How to Influence an Emotionally Unstable Individual
Part 3: Application of the ABCDEs.
Posted June 8, 2021 | Reviewed by Ekua Hagan
- The acronym ABCDE can help guide communications with an emotionally unstable individual. The last two letters stand for "decide" and "engage."
- When interacting with an emotionally unstable person, one must first decide if they are a physical threat before engaging.
- Effectively engaging an emotionally unstable person includes using tactics that signal non-aggressiveness such as lowered eyes and a softer tone.
As I wrap up this three-part series on using communication “hacks” with emotionally unstable people, I want to recap what I covered so far.
First, I helped you assess some of the key indicators that you are dealing with an emotionally unstable individual. Next, I went through the importance of how to set up proper boundaries. Then, I covered how you can use expert communication techniques to communicate with someone with any of these signs.
In the ABCDE methodology, let me cover how you can use decide and engage to fully understand a clear communications path.
Ask yourself, “Is this person a physical threat to me?” If the answer is yes, your safety must take precedence. Do what you need to get yourself and anyone else out of harm’s way.
If the answer is, no, there is not an immediate physical threat, then you must still decide what you can handle to maintain your mental and physical health. Numerous studies help us to see that high levels of stress maintained for long periods of time can create serious problems in our musculoskeletal, respiratory, cardiovascular, and other systems in our body.
Remember that mental stress can still be a threat and should be treated as such. Do not take a risk with your safety or the safety of others. It’s just not worth it.
Now that you are armed with the ABCDEs, it is time to put all of this into practice.
Once, I was tasked with breaking into a bank as part of an audit. I knew this job would be hard; it was one of those jobs where I expected to get caught. It was broad daylight, security-armed, and I was to enter as a pest control person.
As I walked up to the front door, I saw four security guards. A quick assessment helped me see which one looked the most alert, and which one was in charge. I went in and headed towards that guard. Knowing what he was protecting, I had to set up my boundaries of what I would and would not do to succeed.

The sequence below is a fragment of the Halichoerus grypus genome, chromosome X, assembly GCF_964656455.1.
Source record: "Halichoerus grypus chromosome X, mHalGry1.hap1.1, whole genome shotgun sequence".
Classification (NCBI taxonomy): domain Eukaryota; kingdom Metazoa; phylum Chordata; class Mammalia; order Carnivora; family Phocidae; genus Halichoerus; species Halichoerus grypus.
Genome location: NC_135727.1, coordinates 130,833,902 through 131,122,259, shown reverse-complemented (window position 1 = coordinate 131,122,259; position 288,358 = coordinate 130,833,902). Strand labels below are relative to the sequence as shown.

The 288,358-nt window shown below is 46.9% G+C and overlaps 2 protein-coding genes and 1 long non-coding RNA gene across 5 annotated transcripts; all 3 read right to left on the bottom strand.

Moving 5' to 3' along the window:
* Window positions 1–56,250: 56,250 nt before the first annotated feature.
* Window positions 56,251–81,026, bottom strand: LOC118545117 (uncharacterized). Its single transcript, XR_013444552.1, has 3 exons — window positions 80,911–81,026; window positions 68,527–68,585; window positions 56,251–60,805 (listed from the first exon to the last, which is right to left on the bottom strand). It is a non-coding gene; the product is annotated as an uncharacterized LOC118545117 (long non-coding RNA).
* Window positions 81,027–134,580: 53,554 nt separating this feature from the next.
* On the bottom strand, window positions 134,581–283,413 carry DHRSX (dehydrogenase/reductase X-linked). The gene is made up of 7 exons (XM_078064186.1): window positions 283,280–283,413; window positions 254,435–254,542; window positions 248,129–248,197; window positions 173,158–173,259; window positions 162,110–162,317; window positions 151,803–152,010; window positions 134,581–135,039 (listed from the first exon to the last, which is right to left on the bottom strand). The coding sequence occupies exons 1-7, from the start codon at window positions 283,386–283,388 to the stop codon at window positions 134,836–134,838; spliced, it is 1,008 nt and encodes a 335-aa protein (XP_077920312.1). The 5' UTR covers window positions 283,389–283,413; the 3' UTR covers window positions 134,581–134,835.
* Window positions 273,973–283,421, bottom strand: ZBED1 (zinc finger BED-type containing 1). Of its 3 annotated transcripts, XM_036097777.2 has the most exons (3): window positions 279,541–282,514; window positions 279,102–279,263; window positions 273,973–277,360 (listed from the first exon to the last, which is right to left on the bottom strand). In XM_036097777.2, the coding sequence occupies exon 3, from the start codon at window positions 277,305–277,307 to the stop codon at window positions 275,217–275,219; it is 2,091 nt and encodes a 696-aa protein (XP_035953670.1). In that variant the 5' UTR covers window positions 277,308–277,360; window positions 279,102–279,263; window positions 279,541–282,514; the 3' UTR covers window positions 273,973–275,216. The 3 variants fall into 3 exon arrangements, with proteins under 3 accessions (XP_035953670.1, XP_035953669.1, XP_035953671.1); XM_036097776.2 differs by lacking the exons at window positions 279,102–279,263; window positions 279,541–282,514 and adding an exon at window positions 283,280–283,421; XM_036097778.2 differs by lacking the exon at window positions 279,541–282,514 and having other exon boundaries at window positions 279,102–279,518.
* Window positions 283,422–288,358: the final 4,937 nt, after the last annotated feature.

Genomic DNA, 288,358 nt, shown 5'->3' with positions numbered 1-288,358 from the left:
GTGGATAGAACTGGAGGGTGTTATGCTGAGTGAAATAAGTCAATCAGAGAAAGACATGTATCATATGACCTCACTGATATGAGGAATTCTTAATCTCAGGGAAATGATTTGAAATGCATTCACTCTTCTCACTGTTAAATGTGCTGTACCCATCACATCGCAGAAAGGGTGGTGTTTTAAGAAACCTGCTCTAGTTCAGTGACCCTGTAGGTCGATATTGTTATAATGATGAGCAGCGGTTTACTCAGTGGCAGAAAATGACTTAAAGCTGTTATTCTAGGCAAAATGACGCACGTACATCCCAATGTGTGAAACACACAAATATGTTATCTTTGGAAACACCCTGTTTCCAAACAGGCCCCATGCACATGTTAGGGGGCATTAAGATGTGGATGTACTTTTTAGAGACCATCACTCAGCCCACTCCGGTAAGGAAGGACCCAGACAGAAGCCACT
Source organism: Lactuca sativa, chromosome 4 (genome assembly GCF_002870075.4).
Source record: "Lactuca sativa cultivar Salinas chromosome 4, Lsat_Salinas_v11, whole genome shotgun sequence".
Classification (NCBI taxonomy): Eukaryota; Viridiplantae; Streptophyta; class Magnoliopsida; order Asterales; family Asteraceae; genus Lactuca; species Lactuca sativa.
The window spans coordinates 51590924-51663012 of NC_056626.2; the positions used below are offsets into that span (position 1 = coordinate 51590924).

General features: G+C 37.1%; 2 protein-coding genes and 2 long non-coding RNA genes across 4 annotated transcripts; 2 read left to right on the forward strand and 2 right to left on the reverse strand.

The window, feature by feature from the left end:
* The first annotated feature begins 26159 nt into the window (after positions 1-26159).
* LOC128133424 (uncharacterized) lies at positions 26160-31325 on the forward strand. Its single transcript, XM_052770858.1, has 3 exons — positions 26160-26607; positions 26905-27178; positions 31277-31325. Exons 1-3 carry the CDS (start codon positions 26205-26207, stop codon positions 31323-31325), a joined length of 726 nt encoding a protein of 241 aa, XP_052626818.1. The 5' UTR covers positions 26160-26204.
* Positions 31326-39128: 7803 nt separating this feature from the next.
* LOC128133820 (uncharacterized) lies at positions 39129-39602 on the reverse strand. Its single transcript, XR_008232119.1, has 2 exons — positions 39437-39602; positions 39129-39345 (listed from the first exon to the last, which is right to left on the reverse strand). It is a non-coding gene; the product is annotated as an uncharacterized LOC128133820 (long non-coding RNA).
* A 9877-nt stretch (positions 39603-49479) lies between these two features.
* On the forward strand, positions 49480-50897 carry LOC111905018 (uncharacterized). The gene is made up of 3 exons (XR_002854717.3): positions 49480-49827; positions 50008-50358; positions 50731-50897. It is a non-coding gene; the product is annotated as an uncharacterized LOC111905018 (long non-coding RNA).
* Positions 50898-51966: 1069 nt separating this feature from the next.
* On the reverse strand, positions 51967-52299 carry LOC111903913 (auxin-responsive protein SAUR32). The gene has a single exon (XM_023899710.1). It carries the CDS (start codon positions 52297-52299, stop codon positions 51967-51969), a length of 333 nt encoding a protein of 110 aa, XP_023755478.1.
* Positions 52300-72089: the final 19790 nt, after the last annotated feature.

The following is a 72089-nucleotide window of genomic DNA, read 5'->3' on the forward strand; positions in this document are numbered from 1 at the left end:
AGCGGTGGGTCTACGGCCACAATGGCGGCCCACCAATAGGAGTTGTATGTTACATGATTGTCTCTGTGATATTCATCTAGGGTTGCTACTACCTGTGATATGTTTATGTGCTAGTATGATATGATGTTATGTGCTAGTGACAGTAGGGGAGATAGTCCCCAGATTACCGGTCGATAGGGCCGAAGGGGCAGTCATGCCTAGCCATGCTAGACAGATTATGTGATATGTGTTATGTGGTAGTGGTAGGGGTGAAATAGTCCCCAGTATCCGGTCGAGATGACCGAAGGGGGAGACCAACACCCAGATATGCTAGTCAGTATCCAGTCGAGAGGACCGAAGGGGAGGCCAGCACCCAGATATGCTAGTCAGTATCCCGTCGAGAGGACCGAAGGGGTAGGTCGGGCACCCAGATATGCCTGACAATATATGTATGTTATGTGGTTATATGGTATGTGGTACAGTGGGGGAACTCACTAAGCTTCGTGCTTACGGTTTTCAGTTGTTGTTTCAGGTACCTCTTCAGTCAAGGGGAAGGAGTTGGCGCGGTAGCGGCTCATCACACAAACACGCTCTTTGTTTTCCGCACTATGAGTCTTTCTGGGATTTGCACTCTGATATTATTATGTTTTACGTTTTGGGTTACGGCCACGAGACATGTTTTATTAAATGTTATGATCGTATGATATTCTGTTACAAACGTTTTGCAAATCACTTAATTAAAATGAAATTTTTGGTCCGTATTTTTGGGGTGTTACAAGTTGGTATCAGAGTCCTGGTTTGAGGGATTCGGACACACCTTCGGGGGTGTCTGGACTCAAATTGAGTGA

Now it was time to communicate. As I walked up, I made sure my hips were bladed away from the security guard I deemed to be the leader, even though I was speaking to him. The slight angle away, with a lowered RSVP, and a head tilt let him know I was not a threat and was actually really friendly.
When I uttered my opening line, I looked not at him, but down at a paper on my clipboard. All of this showed him he was in control and I was at his mercy. When I said I was here for my last job of the day, I let out a long cathartic exhale, triggering in his brain it was okay to be de-stressed.
Moments later, I was roaming the building with no escort.
What does this have to do with you engaging with an emotionally unstable individual?
All of these same “hacks” can be used by you.
Body Angle: When animals are aggressive, they square up against each other. You see this when two rams fight, or when two gorillas are about to get violent. This is also seen in humans. In the case of dealing with someone emotionally unstable, blading your hips away can let them know you are non-aggressively approaching.2
Head Tilt: Tilting your head slightly tells the other person you trust them; therefore you must be trustworthy too. Dr. Paul Zak found in his research into oxytocin that it is released in greater volumes when you feel trusted. This trust display can help the person you are talking to see you are calm and trustworthy.3
Eye Contact: Staring someone in the face can be seen as an aggressive gesture. Establish if that person is combative. By lowering your gaze, you again signify that you are non-aggressive and more trustworthy.
RSVP: As I mentioned above, keep your rhythm, speed, volume, and pitch in line with your pretext (the persona you are approaching as) not the emotion you may get tossed at you. It is natural for our voices to go up if someone gets angry or upset. Keeping our RSVP at a lower, softer tone can do a lot to keep the situation from escalating.2
Cathartic exhales: They help relieve stress but also indicate to the person you are talking to that it is okay for them to relieve stress.
Putting these into practice can help keep your communications to be safe and influential even when dealing with individuals who are emotionally unstable.
Some of these communication “hacks” or shortcuts are discussed in my new book. The goal in being armed with these skills is being able to communicate with anyone while influencing them positively. These tips can help you to do this even with emotionally unstable individuals.
Copyright © 2021, Christopher Hadnagy.